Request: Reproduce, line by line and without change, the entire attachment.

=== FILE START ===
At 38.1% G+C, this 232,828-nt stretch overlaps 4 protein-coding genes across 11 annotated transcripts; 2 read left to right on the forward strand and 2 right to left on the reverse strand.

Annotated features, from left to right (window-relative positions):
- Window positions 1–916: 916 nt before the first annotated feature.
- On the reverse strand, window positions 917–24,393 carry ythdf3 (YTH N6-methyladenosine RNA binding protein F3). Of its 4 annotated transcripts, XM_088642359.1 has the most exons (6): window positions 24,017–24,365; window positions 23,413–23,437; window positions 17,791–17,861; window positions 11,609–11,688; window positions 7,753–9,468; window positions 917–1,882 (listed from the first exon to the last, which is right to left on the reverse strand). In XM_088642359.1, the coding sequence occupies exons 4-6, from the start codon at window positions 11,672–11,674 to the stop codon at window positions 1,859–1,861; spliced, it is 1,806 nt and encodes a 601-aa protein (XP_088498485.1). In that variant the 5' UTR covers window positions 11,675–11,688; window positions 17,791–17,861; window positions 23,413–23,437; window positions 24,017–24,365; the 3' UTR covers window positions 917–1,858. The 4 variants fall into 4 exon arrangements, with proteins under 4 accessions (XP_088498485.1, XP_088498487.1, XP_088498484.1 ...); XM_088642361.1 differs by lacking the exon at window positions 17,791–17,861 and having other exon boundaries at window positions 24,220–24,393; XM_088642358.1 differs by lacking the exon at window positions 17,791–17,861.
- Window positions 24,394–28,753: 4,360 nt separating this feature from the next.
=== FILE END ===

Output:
At 38.1% G+C, this 232,828-nt stretch overlaps 4 protein-coding genes across 11 annotated transcripts; 2 read left to right on the forward strand and 2 right to left on the reverse strand.

Annotated features, from left to right (window-relative positions):
- Window positions 1–916: 916 nt before the first annotated feature.
- On the reverse strand, window positions 917–24,393 carry ythdf3 (YTH N6-methyladenosine RNA binding protein F3). Of its 4 annotated transcripts, XM_088642359.1 has the most exons (6): window positions 24,017–24,365; window positions 23,413–23,437; window positions 17,791–17,861; window positions 11,609–11,688; window positions 7,753–9,468; window positions 917–1,882 (listed from the first exon to the last, which is right to left on the reverse strand). In XM_088642359.1, the coding sequence occupies exons 4-6, from the start codon at window positions 11,672–11,674 to the stop codon at window positions 1,859–1,861; spliced, it is 1,806 nt and encodes a 601-aa protein (XP_088498485.1). In that variant the 5' UTR covers window positions 11,675–11,688; window positions 17,791–17,861; window positions 23,413–23,437; window positions 24,017–24,365; the 3' UTR covers window positions 917–1,858. The 4 variants fall into 4 exon arrangements, with proteins under 4 accessions (XP_088498485.1, XP_088498487.1, XP_088498484.1 ...); XM_088642361.1 differs by lacking the exon at window positions 17,791–17,861 and having other exon boundaries at window positions 24,220–24,393; XM_088642358.1 differs by lacking the exon at window positions 17,791–17,861.
- Window positions 24,394–28,753: 4,360 nt separating this feature from the next.